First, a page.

Pablo Escandón fled Mexico for Europe, kvetching to the press that Mexico had fallen into “niggerdom.” Don Porfirio’s class of people was stunned by this threat to their carefree lives and comforts. Indeed, the leisure class had not changed all that much from when the criollos and Gachupines cowered inside the city as Hidalgo’s Indiada advanced on El Monstruo.
After three and a half decades in power, the Dictator remained a figure of adoration in the mansions of La Condesa. For the university students, largely the sons of the ruling class, Don Porfi was the epitome of modernity. To them, Villa and Orozco and Carranza were the Barbarians of the North, Zapata the Attila of the South, and they cast the Dictator as the savior of civilization as they knew it.
But the old man was 81, and it hurt just to keep a stiff upper lip. The medals weighed heavily on his chest. He knew in his heart of hearts what his adorers could not admit—the jig was really up. Ciudad Juárez was days away, even via the modern rail system he had built, and the army’s mobility to supply his troops was restricted. Don Porfiriopochtli, as political cartoonists were drawing him now, had, like the Aztecs, expanded his empire to a point where he could no longer defend it.
In May, the Dictator sent his vice president, Francisco León de la Barra, to the north to negotiate an easy exit to his 34 years on the throne of Mocuhtezuma, and on May 24, 1911, having brokered an agreement with Madero that León de la Barra would remain as provisional president for the next six months, the old man set sail from Puerto, México, for Paris, France, aboard the German steamer Ypringa with this famous caution: “The wild beasts have been loosed. Let us see who will cage them now.”
Wild celebrations broke out in Mexico City as if to underscore the old man’s dictum—15,000 workers invaded the Chamber of Deputies and marched on the National Palace, where the Dictator’s police opened fire, wounding scores. The offices of the Porfirian mouthpiece El Imparcial were set afire. By July, the Monstruo was shut down by a general strike. The wrath of the Mexicans had indeed been loosed, and Madero’s intentions to cage it up again would dictate the next phase of Mexico’s cannibal revolution.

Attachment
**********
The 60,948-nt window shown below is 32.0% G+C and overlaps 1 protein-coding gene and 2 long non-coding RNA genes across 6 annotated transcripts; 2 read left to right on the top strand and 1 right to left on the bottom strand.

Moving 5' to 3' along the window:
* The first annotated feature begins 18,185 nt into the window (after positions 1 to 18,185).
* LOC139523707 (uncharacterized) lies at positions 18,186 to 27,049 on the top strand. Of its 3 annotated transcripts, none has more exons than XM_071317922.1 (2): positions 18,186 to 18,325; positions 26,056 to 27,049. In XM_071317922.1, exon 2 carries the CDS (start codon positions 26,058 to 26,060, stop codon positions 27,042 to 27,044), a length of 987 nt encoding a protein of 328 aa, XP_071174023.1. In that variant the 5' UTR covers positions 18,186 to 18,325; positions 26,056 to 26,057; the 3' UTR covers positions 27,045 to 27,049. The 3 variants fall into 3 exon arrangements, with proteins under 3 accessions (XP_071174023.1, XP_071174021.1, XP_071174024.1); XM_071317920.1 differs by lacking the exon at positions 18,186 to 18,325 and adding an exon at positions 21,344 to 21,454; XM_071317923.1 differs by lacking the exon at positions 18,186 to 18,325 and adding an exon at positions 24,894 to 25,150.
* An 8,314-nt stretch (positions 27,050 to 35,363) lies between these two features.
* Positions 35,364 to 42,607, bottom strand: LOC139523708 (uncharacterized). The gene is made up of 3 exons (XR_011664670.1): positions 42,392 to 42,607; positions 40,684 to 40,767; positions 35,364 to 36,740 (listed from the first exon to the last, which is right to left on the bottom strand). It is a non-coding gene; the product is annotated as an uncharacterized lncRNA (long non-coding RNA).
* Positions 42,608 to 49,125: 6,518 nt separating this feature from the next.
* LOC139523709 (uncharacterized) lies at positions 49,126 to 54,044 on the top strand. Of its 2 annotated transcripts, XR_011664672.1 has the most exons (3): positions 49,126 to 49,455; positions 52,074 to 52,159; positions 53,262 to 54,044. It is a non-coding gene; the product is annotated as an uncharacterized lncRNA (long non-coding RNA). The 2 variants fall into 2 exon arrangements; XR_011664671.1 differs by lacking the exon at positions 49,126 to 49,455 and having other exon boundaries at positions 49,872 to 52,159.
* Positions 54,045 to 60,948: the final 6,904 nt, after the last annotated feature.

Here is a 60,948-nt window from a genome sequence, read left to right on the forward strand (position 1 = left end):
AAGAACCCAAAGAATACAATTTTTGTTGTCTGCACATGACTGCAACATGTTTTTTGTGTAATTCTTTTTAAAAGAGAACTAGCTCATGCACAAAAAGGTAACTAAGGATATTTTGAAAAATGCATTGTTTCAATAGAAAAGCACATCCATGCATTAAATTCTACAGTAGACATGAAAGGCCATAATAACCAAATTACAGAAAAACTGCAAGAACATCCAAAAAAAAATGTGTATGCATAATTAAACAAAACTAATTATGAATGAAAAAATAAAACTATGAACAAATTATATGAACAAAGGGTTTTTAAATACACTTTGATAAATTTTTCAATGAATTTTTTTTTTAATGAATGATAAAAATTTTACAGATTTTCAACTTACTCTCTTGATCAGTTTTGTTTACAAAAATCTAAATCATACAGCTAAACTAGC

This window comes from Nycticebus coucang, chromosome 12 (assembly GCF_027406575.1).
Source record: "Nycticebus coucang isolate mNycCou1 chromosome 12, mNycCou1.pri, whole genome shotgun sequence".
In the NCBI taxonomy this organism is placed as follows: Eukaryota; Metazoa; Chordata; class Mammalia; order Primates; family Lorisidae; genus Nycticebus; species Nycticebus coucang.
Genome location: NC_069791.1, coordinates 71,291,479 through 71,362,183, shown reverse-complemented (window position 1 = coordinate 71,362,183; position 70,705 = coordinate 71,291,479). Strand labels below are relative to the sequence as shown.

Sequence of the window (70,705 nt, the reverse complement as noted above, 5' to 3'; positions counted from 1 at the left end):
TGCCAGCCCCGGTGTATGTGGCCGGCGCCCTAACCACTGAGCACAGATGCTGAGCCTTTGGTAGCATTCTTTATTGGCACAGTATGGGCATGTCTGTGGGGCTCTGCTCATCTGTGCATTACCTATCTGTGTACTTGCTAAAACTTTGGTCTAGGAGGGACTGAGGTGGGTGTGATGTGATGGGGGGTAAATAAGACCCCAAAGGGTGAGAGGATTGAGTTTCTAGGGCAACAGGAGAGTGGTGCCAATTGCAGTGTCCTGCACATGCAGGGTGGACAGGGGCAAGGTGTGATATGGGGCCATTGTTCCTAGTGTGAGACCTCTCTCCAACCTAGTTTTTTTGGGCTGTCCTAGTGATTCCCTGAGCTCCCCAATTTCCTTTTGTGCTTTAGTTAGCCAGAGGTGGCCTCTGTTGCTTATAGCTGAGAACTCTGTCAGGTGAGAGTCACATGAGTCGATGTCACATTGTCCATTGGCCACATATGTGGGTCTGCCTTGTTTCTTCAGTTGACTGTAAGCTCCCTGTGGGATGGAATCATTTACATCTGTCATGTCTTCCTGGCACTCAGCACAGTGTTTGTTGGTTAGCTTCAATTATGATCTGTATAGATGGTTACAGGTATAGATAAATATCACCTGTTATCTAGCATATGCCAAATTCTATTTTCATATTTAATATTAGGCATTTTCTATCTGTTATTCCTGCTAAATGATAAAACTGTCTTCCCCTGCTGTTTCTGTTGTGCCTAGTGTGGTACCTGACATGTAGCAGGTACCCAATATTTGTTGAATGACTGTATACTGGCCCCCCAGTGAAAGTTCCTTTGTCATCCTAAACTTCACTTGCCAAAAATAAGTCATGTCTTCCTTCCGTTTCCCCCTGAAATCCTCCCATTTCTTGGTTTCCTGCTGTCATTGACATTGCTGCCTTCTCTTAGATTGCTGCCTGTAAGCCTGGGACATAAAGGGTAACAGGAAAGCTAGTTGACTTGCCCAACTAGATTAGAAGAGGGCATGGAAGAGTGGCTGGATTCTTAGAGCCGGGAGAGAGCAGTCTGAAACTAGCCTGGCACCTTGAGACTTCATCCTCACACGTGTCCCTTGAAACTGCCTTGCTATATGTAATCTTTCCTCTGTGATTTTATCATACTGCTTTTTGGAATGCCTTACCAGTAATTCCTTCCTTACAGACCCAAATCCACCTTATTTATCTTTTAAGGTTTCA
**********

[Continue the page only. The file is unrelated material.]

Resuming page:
THE GODS ARE SKEPTICAL
After a discreet pause to make sure the old man was really gone, Francisco Madero started off on the long train ride from Ciudad Juárez to Mexico City in early June. There were many treacheries up ahead and he had plenty of time to consider his options as the train lurched from state to state. As he passed through Zacatecas and Aguascalientes, jubilant mobs overran the train depots waving Mexican flags and shouting “¡Vivas!” until they were hoarse and Madero’s train long out of sight.
The presumptive president of Mexico arrived in the capital at Buenavista terminal, the great northern station, on the morning of June 9, and the tumult was overwhelming. Kandell compares it to Juárez’s return to rekindle the republic. I stare at the news photographs. People are excited, even exhilarated. They push and jostle for a view of the little Lenin look-alike. But some are more reserved. They stand back from the jubilant throng. They have come more out of curiosity than conviction. Their faces seem to ask, what next?
From Buenavista, Madero rode through the city in a Dupont motorcar, the sidewalks bursting with well-wishers and flag wavers. Many residents of the metropolis were relieved not so much because of the hope the little man brought with him as for the fact that this change of power had taken place with a minimum of damage to themselves and their city.
When Madero entered the old city for the final jog to the National Palace, he mounted a white horse. In the Palacio, he met with León de la Barra and they reaffirmed their bargain—Porfirio’s stooge would govern for the next six months while Madero campaigned for presidential elections set for November 2. The two emerged on the president’s balcony and “¡Vivas!” erupted from the joyous mob that filled the Zócalo below.
But the old Gods of Tenochtitlán were skeptical about Francisco Madero’s grasp on the presidency. At 6:00 that afternoon they rendered their verdict, upstaging his triumphal arrival in the capital with a deadly earthquake that surged out of the Pacific Ocean along the Jalisco coast and wrought havoc throughout that western state, killing 400 in Zapopan and setting off the Volcano of Colima before smashing into the north of Mexico City and leveling Santa María de la Ribera and San Cosme. There were no Richter scales in those days to measure the quake, but an uncounted number of lives were lost in the capital—perhaps hundreds, reported El Imparcial, which published three extras that day but paid scant attention to Madero’s arrival, burying the story beneath the fold.
Hear Ross read from El Monstruo and sign copies Nov. 18 at Modern Times, 888 Valencia, 7:30 p.m.